Once again we waited in line to go through security. This time though, we lost a water bottle. Though empty, my daughter was instructed to throw away her Sigg water bottle. Leaving it outside wasn’t an option. Nor was hiding it in the bushes. There was no where else to put it, so in the trash it went, and we entered the building.

Streams of people milled the halls and the visitor center of the Capitol Building. Long lines of tourists waited for their tours. Happy we had arranged a tour through our senator’s office, we wandered through the exhibits before meeting Senator Scott Brown’s intern at the gold King Kamehameha statue in the National Statuary Hall at 3 p.m. After a short film, the intern took our family around the Capitol building, pointing out facts and trivia about past presidents and the building itself.

Our tour continued below the building where we hopped on a trolley for the short ride from the Capitol Building back to the Russell Senate Office Building.

All smiles, we disembarked and followed the intern up stairwells and down hallways, past interviews taking place, to Senator Brown’s office.

The office still held photos of Teddy Kennedy, its former inhabitant. We went out on the balcony where our photo was taken before walking back through the office. While signing the visitor book, we heard, “Hello, Senator.” And there was our senator, Scott Brown. After shaking the senator’s hand and having our picture taken with him, we said good-bye and left the building and Capitol Hill.

A Day in DC – Part 1

From the Senate to the Supreme Court to handcuffs and a gun, what started out as a typical day on Capitol Hill turned into a memorable one.

After a few days in DC’s sweltering heat, absorbing the Smithsonian museums, watching millions of dollars being printed, riding bicycles around the monuments, and even pretending to be spies, my family of four (two teenage kids, my husband and I) were ready to experience Capitol Hill.

We walked from Union Station to the Hill with anticipation. Intent on showing my children where their congressmen worked, I headed our family toward the Russell Senate Office Building where our senator, John Kerry, has his office. The morning was cool but sunny, and all around us young men and women dressed in black and pumps or ties walked briskly to work. Near the Russell Building a line was forming, and being tourists, we jumped into line before fully understanding what we were in line for.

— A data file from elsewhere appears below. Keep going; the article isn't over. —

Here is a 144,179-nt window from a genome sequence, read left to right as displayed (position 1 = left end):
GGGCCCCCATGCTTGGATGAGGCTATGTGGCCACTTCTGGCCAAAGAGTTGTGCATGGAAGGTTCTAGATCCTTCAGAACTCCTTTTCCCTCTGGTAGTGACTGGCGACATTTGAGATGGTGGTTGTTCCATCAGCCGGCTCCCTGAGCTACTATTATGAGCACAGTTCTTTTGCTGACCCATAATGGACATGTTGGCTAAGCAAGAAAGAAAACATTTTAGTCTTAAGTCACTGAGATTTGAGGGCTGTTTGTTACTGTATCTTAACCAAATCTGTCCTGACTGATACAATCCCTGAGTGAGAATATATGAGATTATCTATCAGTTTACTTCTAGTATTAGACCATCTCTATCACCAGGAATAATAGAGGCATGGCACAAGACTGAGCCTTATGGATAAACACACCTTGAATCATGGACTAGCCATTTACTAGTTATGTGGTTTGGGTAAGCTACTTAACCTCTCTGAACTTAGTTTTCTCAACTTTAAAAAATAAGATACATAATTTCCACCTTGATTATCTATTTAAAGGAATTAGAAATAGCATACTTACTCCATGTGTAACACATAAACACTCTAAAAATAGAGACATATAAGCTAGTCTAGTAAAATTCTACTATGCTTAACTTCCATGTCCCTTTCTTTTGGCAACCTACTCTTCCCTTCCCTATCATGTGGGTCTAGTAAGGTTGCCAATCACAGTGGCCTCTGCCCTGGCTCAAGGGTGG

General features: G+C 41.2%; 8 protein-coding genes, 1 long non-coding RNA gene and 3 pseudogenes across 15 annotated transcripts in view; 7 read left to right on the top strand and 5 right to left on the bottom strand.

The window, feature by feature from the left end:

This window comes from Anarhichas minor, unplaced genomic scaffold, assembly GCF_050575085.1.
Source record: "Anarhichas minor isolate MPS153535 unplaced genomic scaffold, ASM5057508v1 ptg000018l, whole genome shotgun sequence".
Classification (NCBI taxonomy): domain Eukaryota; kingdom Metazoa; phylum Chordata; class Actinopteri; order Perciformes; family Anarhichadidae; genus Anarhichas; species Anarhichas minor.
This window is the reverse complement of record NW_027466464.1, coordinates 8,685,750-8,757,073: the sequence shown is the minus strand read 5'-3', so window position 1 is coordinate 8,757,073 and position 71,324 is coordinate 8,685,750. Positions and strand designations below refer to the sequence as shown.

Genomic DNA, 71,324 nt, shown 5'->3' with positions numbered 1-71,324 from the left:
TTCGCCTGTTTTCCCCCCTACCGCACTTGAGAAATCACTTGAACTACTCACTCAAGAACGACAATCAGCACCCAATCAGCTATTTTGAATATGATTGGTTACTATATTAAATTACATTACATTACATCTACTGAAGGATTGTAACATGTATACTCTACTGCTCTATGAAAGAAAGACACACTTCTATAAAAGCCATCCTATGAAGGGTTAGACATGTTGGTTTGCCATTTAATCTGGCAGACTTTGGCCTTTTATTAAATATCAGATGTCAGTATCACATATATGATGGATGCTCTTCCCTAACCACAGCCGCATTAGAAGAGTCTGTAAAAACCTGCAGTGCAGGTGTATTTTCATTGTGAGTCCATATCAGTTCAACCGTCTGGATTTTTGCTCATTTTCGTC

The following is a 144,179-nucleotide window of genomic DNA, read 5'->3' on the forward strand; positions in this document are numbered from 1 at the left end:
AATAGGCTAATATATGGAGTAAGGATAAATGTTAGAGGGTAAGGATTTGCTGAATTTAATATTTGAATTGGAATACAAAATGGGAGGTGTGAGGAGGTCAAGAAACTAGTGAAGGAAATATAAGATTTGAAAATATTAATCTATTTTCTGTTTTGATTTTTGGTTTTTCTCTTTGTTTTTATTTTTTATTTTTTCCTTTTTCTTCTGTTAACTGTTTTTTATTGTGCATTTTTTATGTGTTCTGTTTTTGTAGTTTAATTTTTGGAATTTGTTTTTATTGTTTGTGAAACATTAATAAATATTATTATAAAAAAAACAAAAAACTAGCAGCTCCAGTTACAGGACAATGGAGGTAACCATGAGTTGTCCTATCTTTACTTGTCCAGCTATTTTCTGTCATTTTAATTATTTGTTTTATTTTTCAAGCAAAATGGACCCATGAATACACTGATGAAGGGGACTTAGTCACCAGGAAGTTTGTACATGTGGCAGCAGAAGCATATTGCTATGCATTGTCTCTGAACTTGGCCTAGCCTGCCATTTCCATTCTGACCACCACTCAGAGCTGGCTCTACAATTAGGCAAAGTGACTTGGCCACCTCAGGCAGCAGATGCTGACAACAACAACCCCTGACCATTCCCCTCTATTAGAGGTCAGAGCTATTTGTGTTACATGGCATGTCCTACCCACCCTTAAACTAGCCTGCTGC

The woman sitting under a tent asked us if we’d like tickets. Tickets to what? My husband asked. Free tickets to Elena Kagan’s Supreme Court Justice confirmation hearing, she answered. While my husband ran across the street to Kerry’s office to leave our cameras, water bottles, pens and other items which were not allowed into the hearing, the kids and I waited in line.

Eventually we followed 20 others (most likely interns, their dress contrasted sharply with our tourist apparel) to the Hart Senate building. One by one we passed through security and into the quiet building where we formed another line outside the hearing room’s door. Bright lights, cameras and microphones filled the area. Men and women with press badges scurried around, tilting, adjusting and talking, as we waited silently to enter the room.

The large wooden door opened, and we entered, single file, and sat in chairs in the back of the room. Immediately in front of us, media personnel filled perpendicular tables with lap tops and head phones, talking, typing, looking official but not necessarily as if they were paying attention. C-Span monitors lined the walls, and on the opposite side of the room, the Senate Committee on the Judiciary sat elevated. There was Senator Diane Feinstein in a red suit and Senator Orrin Hatch. I could see Senator Al Franken asking the questions, and if I leaned sideways and sat up straight, I could see Elena Kagan beyond the reporters in front of me. It was easier to watch the interaction on the monitors but exciting to see the people with my own eyes. When the Committee took a break, my daughter caught a glimpse of herself on one of the monitors, and we watched interviews taking place just outside the door. A few minutes later, we were ushered out to make room for another group.